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Lenovo, the world’s third-biggest personal computer maker, is to cut 5 per cent of its workforce as it seeks to trim costs after buying IBM’s PC business.
Lenovo said the cuts would save the company $250m a year in labour costs. They come as the Chinese computer group prepares to spend $100m to restructure its US operations.
William Amielo, Lenovo’s chief executive, said the company would plough the savings into programmes to “help Lenovo combat competitive pressures around the world and leverage our new products and brand recognition.”
Falling prices of computer equipment have sparked fierce competition in the PC sector, as older US computer makers such as Dell and Hewlett-Packard square off in a battle for market share against Asian upstarts such as Lenovo and Acer of Taiwan.
Lenovo became the world’s third-biggest computer maker last year when it bought IBM’s PC business for $1.3bn.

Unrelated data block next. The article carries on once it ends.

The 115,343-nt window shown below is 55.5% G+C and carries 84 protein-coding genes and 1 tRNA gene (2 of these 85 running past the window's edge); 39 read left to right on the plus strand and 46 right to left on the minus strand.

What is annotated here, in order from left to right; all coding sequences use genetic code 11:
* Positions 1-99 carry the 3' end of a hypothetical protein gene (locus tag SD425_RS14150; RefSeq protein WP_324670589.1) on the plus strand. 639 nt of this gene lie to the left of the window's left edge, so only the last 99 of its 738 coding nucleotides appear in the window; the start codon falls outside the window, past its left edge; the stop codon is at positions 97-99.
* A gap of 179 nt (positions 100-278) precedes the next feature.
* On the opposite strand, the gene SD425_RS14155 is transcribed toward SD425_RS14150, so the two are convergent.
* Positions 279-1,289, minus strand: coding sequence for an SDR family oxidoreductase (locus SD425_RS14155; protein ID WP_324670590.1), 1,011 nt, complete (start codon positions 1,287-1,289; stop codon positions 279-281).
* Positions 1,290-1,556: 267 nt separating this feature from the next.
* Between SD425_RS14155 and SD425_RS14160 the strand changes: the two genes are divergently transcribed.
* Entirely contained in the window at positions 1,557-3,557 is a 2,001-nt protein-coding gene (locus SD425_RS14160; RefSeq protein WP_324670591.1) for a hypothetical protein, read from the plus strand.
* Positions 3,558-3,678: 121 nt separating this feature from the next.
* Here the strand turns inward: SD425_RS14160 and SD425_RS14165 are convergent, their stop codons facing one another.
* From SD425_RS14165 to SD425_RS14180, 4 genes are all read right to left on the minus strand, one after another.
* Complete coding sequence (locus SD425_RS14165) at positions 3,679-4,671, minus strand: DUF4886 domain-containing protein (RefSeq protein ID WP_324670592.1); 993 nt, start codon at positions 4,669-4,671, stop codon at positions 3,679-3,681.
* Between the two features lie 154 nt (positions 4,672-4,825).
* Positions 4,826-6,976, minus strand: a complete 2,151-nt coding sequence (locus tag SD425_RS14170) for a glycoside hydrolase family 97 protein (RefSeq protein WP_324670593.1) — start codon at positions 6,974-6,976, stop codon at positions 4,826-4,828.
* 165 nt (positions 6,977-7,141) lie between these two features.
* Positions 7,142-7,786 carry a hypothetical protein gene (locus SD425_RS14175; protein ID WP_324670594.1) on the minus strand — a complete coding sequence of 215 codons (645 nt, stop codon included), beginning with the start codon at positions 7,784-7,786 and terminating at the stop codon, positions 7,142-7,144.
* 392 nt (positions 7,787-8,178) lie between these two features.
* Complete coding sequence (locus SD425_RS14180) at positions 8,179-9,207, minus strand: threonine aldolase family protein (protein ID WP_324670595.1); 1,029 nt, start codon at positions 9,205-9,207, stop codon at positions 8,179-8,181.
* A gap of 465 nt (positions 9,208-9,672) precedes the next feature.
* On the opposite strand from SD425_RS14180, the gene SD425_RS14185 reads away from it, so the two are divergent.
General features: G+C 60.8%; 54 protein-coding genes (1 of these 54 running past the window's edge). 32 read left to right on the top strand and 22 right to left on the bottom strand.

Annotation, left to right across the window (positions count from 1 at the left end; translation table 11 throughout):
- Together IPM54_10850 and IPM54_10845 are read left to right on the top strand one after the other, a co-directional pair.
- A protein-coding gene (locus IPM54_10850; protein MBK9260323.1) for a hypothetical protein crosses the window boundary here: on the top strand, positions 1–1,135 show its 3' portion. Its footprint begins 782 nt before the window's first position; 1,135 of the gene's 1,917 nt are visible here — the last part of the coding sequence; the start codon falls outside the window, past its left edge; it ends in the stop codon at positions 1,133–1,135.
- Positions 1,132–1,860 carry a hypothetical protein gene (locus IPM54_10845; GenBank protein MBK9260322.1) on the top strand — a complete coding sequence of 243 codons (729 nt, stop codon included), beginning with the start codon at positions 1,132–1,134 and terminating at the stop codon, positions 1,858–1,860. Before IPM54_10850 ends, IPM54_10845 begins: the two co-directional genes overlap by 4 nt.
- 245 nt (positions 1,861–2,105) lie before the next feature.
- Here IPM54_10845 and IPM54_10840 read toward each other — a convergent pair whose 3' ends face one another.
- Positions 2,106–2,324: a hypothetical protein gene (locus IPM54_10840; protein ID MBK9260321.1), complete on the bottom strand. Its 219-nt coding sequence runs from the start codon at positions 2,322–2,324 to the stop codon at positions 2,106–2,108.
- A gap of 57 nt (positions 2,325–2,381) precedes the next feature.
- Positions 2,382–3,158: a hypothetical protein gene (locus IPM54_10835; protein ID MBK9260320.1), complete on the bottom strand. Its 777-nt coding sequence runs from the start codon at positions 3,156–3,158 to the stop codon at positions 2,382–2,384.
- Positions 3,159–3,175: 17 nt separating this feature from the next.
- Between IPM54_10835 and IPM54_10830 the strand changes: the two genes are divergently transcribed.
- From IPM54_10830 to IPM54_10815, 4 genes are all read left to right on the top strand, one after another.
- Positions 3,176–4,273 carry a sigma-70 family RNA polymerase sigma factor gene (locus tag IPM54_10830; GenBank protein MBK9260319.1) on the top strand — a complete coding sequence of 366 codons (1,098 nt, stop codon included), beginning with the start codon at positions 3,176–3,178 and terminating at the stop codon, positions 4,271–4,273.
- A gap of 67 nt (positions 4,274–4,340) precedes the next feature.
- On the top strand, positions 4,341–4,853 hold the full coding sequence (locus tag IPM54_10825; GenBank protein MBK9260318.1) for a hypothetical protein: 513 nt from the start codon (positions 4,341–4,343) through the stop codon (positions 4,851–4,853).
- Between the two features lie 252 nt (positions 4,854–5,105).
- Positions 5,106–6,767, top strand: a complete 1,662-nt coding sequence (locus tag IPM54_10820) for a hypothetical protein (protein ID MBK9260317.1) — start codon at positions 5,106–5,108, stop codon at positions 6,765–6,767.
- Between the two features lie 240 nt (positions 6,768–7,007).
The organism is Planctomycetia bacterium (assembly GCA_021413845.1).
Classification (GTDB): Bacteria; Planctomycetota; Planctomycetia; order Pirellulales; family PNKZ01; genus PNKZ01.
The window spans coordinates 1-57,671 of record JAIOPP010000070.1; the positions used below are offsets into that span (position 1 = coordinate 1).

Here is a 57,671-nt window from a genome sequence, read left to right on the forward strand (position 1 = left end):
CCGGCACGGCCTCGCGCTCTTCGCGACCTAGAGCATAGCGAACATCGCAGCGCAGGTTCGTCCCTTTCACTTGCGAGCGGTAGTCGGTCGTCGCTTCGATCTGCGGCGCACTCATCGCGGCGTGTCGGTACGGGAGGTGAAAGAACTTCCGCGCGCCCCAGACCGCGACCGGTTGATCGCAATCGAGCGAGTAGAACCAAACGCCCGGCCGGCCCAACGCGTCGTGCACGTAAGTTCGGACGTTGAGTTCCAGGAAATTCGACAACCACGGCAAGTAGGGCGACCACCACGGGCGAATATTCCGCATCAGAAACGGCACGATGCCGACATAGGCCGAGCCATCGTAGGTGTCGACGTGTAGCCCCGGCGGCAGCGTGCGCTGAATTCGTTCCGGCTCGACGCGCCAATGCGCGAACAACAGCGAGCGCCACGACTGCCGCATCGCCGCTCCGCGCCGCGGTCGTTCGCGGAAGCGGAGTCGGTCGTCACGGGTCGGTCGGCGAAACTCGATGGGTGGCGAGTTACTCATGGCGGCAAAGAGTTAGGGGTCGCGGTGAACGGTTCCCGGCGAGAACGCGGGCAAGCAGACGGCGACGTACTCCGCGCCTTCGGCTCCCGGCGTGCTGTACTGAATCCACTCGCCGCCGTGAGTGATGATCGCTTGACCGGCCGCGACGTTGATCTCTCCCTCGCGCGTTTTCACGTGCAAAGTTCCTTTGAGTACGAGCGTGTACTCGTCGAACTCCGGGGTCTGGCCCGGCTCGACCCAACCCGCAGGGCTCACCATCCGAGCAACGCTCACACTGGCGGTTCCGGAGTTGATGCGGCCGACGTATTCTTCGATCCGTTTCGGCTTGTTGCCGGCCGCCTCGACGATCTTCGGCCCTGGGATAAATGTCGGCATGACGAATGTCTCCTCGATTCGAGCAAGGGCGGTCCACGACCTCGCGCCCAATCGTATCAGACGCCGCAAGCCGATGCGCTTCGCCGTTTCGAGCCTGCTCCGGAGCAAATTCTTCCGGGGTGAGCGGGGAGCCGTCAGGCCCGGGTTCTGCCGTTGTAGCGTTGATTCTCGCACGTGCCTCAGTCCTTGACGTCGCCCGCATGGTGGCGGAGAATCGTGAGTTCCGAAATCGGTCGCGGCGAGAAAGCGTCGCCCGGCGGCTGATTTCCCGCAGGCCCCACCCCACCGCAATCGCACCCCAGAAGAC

Since then it has been trying to gain a foothold in growing markets overseas.
In February, the company began shipping Lenovo-branded PCs outside of China for the first time, to capture a bigger share of the fast-growing market for desktops and notebooks.
The PC business it acquired from IBM was mainly focused on selling to big corporations.
The computer maker reported weaker than expected results for the December quarter. Although sales jumped almost 400 per cent as a result of the IBM acquisition, net income growth failed to match analysts’ expectations as the company reported a decline in margins.
Lenovo also said it would move its US headquarters to Raleigh, North Carolina from Westchester County, New York.
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